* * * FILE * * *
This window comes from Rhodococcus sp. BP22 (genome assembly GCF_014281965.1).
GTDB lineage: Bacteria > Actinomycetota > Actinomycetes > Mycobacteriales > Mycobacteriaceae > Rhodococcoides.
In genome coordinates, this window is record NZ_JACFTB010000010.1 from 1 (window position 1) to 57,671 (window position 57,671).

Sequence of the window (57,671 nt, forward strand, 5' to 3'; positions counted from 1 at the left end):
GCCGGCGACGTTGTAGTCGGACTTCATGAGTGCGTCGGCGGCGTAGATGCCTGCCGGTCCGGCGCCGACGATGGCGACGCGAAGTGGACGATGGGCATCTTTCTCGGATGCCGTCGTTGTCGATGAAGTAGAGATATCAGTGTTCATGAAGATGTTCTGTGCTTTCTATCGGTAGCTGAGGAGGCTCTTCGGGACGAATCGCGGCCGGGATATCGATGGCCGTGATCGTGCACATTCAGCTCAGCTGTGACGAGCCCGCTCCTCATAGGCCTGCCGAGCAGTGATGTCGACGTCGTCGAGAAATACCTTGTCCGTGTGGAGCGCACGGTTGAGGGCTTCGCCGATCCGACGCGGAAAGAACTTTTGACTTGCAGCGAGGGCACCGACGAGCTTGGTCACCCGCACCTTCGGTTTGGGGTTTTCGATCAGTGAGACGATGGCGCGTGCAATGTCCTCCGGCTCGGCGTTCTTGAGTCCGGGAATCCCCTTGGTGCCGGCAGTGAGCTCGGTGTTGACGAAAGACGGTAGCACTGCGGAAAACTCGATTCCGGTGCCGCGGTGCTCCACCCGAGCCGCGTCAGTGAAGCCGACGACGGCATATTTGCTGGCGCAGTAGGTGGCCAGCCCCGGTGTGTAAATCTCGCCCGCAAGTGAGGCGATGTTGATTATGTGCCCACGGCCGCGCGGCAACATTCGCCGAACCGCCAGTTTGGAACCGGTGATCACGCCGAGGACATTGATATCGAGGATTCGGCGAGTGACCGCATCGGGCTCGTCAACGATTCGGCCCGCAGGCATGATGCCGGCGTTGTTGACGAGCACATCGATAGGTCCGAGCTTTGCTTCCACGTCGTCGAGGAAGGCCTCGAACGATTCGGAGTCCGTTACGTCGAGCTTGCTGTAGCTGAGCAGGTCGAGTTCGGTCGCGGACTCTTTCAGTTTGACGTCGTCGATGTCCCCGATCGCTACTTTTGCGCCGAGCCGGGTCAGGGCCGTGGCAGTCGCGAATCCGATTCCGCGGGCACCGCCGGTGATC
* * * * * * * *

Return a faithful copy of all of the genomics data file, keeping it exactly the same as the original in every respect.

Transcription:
This window comes from Rhodococcus sp. BP22 (genome assembly GCF_014281965.1).
GTDB lineage: Bacteria > Actinomycetota > Actinomycetes > Mycobacteriales > Mycobacteriaceae > Rhodococcoides.
In genome coordinates, this window is record NZ_JACFTB010000010.1 from 1 (window position 1) to 57,671 (window position 57,671).

Sequence of the window (57,671 nt, forward strand, 5' to 3'; positions counted from 1 at the left end):
GCCGGCGACGTTGTAGTCGGACTTCATGAGTGCGTCGGCGGCGTAGATGCCTGCCGGTCCGGCGCCGACGATGGCGACGCGAAGTGGACGATGGGCATCTTTCTCGGATGCCGTCGTTGTCGATGAAGTAGAGATATCAGTGTTCATGAAGATGTTCTGTGCTTTCTATCGGTAGCTGAGGAGGCTCTTCGGGACGAATCGCGGCCGGGATATCGATGGCCGTGATCGTGCACATTCAGCTCAGCTGTGACGAGCCCGCTCCTCATAGGCCTGCCGAGCAGTGATGTCGACGTCGTCGAGAAATACCTTGTCCGTGTGGAGCGCACGGTTGAGGGCTTCGCCGATCCGACGCGGAAAGAACTTTTGACTTGCAGCGAGGGCACCGACGAGCTTGGTCACCCGCACCTTCGGTTTGGGGTTTTCGATCAGTGAGACGATGGCGCGTGCAATGTCCTCCGGCTCGGCGTTCTTGAGTCCGGGAATCCCCTTGGTGCCGGCAGTGAGCTCGGTGTTGACGAAAGACGGTAGCACTGCGGAAAACTCGATTCCGGTGCCGCGGTGCTCCACCCGAGCCGCGTCAGTGAAGCCGACGACGGCATATTTGCTGGCGCAGTAGGTGGCCAGCCCCGGTGTGTAAATCTCGCCCGCAAGTGAGGCGATGTTGATTATGTGCCCACGGCCGCGCGGCAACATTCGCCGAACCGCCAGTTTGGAACCGGTGATCACGCCGAGGACATTGATATCGAGGATTCGGCGAGTGACCGCATCGGGCTCGTCAACGATTCGGCCCGCAGGCATGATGCCGGCGTTGTTGACGAGCACATCGATAGGTCCGAGCTTTGCTTCCACGTCGTCGAGGAAGGCCTCGAACGATTCGGAGTCCGTTACGTCGAGCTTGCTGTAGCTGAGCAGGTCGAGTTCGGTCGCGGACTCTTTCAGTTTGACGTCGTCGATGTCCCCGATCGCTACTTTTGCGCCGAGCCGGGTCAGGGCCGTGGCAGTCGCGAATCCGATTCCGCGGGCACCGCCGGTGATC